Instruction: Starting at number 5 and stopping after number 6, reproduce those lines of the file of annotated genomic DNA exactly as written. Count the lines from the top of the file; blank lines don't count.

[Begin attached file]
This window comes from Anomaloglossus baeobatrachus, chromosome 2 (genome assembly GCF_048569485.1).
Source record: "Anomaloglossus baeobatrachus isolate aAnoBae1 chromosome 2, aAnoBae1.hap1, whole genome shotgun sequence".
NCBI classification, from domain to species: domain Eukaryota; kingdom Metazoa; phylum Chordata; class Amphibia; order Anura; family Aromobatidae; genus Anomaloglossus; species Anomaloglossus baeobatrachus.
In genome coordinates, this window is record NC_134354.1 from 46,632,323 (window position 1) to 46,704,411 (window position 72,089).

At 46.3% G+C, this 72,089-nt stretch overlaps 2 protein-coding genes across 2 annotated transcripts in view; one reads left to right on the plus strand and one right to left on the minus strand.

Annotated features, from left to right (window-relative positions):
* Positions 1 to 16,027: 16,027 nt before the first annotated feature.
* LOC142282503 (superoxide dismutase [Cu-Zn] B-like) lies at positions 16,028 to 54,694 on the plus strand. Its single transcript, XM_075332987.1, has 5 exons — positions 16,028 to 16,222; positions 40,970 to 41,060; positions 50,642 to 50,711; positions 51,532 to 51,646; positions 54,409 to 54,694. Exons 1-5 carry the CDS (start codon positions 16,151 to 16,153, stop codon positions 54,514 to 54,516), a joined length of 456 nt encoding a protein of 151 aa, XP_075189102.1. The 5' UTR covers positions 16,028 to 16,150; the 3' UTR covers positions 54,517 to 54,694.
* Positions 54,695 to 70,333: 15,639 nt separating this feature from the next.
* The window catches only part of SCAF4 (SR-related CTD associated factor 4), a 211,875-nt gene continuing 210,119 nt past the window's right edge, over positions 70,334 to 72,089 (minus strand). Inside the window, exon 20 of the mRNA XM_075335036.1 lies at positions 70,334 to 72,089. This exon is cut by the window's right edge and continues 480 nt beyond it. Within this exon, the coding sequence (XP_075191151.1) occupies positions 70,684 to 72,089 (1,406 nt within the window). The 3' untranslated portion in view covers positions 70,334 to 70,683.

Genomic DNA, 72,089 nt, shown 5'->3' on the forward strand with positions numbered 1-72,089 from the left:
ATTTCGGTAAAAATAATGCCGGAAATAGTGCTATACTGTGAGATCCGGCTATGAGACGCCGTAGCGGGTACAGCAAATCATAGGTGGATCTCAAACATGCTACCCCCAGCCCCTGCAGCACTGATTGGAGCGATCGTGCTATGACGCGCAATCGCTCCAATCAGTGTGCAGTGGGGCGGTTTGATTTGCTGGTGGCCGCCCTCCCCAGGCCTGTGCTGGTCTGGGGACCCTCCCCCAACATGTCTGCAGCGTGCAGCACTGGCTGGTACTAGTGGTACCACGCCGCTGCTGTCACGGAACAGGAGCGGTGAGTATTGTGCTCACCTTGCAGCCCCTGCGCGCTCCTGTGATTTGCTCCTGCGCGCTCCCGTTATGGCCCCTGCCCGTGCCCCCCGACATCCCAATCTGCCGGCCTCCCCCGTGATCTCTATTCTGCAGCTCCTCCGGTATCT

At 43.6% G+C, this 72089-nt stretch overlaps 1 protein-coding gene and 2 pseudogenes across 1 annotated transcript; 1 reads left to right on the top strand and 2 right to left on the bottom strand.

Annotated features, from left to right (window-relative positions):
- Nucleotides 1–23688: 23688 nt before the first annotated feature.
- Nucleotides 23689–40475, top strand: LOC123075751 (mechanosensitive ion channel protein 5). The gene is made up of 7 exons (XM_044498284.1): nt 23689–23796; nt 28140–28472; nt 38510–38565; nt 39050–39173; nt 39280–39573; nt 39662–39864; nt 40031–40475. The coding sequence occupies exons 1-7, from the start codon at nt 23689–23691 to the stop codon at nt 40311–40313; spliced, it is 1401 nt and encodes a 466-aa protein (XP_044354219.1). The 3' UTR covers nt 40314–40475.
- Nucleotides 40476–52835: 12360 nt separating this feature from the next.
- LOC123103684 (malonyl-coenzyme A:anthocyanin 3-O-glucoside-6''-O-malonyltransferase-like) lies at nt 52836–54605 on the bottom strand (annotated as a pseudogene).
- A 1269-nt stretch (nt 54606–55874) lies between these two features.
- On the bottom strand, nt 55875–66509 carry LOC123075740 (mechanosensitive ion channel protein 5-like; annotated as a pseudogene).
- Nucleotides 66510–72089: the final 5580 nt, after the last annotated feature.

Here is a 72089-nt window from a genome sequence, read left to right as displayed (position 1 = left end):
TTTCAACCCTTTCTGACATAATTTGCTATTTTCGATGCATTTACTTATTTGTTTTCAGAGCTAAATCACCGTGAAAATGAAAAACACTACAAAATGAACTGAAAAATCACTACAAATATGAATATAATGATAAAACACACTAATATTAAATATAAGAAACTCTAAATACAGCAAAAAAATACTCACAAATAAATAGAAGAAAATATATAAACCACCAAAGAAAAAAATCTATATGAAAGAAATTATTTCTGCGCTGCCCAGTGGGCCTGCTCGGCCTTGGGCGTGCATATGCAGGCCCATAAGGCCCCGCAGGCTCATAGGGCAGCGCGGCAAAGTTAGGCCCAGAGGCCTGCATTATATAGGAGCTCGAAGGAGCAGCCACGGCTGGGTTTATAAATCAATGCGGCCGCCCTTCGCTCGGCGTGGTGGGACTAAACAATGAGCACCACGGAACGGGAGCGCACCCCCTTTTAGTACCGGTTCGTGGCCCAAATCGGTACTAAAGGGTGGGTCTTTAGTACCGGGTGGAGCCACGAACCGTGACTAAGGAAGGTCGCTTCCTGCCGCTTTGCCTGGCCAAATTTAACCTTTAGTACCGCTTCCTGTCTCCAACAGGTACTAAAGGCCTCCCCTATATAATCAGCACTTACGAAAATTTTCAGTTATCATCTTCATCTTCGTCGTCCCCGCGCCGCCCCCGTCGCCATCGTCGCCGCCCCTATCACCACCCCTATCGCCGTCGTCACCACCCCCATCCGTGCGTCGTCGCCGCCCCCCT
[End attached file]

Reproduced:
At 46.3% G+C, this 72,089-nt stretch overlaps 2 protein-coding genes across 2 annotated transcripts in view; one reads left to right on the plus strand and one right to left on the minus strand.

Annotated features, from left to right (window-relative positions):